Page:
When Scott draws, he pushes the ballpoint pen nearly through the paper, scribbling vicious circles or blanketing the yellow legal pad in blue ink, as if he were sketching the seizures that strike him nearly every day.
Intractable epilepsy has caused Scott’s mental retardation and psychosis, which, combined with his size 6 feet and 200 pounds can make him hard to handle. “He has good days and bad days,” says his mother, Liz. “His condition is never the same two days in a row.”
|Scott lives with his foster family on the South Side. “He’s a child in a man’s body. He’s come a long way,” says his foster mother, Rosalinda. “He’s part of the family.” (courtesy photo)|
So since 2003, Scott, 34, has lived with his foster family, Rosalinda and her parents. On weekends, he stays with his parents at their home on the Northwest Side.
Today, he sits on the couch, drinking a caffeine-free soda, and preparing for his trip home.
“I hear you have a birthday coming up,” I say to break the ice.
“I don’t want to talk about it,” he replies. “Let’s go.”
His clothes are on hangers; his suitcase is packed.
“What are you doing this weekend? Going to Sea World?”
“I don’t want to talk about it. Let’s go.”
“In a minute Scott,” Liz says kindly, but firmly.
At home with Rosalinda, he spends time on the screened-in back porch drawing or singing along to oldies radio, in the living room watching M*A*S*H, his favorite show, or occasionally doing chores. He’s also gone camping with his foster family.
As a child, Scott attended special-education classes in San Antonio. But as his behavior worsened, he became more isolated. As a teenager, Scott enrolled at the Stewart School in Kentucky, which specializes in people with cognitive disabilities. After three years, he returned to San Antonio and lived in several small group homes; in one, Liz says Scott was abused by a staff member who jammed a toothbrush into his mouth, ripping his lip. Group-home officials denied the allegation, but the state verified the abuse.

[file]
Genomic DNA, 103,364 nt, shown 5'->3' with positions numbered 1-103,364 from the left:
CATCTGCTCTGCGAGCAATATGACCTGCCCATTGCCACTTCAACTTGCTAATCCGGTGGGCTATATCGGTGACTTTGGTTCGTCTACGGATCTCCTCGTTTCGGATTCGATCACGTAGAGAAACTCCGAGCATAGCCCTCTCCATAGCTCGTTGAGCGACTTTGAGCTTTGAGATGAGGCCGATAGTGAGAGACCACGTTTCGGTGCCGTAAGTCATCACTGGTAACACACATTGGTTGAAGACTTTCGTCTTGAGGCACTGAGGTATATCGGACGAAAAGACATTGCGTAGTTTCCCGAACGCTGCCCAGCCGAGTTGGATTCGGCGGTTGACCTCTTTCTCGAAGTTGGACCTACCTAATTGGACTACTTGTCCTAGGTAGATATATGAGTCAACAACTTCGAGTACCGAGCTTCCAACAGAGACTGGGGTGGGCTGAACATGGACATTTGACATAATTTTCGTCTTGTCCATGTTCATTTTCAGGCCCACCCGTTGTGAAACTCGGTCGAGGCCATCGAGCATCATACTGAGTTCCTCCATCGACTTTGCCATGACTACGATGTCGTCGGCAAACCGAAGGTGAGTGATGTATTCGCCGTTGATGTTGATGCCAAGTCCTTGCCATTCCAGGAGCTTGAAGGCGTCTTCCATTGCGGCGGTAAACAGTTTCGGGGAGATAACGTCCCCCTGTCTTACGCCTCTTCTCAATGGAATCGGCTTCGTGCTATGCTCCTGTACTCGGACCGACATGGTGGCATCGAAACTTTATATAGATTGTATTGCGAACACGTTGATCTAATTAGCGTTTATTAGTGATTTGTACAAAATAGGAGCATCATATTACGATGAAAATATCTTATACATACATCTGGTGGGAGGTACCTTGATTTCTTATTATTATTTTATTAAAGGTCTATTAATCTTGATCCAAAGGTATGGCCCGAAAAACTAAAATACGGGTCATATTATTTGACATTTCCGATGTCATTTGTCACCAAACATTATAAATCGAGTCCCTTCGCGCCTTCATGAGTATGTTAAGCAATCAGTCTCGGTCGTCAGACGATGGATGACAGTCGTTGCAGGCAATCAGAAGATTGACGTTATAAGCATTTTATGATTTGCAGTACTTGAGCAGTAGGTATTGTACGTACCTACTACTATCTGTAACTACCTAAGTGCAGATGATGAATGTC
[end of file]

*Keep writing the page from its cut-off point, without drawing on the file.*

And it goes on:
“I took him home and he had no services,” Liz says. “I kept saying I want a foster family. But people told me, He’s too difficult.“
Liz finally found Rosalinda, who arranged to meet Scott and his family at the San Antonio Zoo. They bonded immediately. “I really like the hard ones,” says Rosalinda, who ran group homes in Hondo and worked at the Willows, a large private institution, where the ratio of residents to staff was 14 to 1. “The first impression is that he’s a big, scary man. But he’s the sweetest, kindest person. People need to give him a chance.”
During the day, Scott attends Casa de Amistad, a day program for people who can’t participate in workshops. Although it serves primarily the elderly, it is also open to the mentally retarded. At Casa, he sits on a couch all day, occasionally chatting with friends.
“He sits, but that’s what he wants,” says Liz. “It’s all compromise. Other day programs are bigger, but there he wouldn’t be watched enough. The Casa staff is always caring, always watching him.”
Two case managers check on Scott, while Liz and Rosalinda monitor his medication, which is prescribed by a doctor. “He’s fragile,” Liz says. “And there are times when he’s with us, and my husband and I are worried about him he could die at any time and we hear him giggle in the next room. He gives us such joy. He’s taught us about what’s really important.” •
By Lisa Sorg
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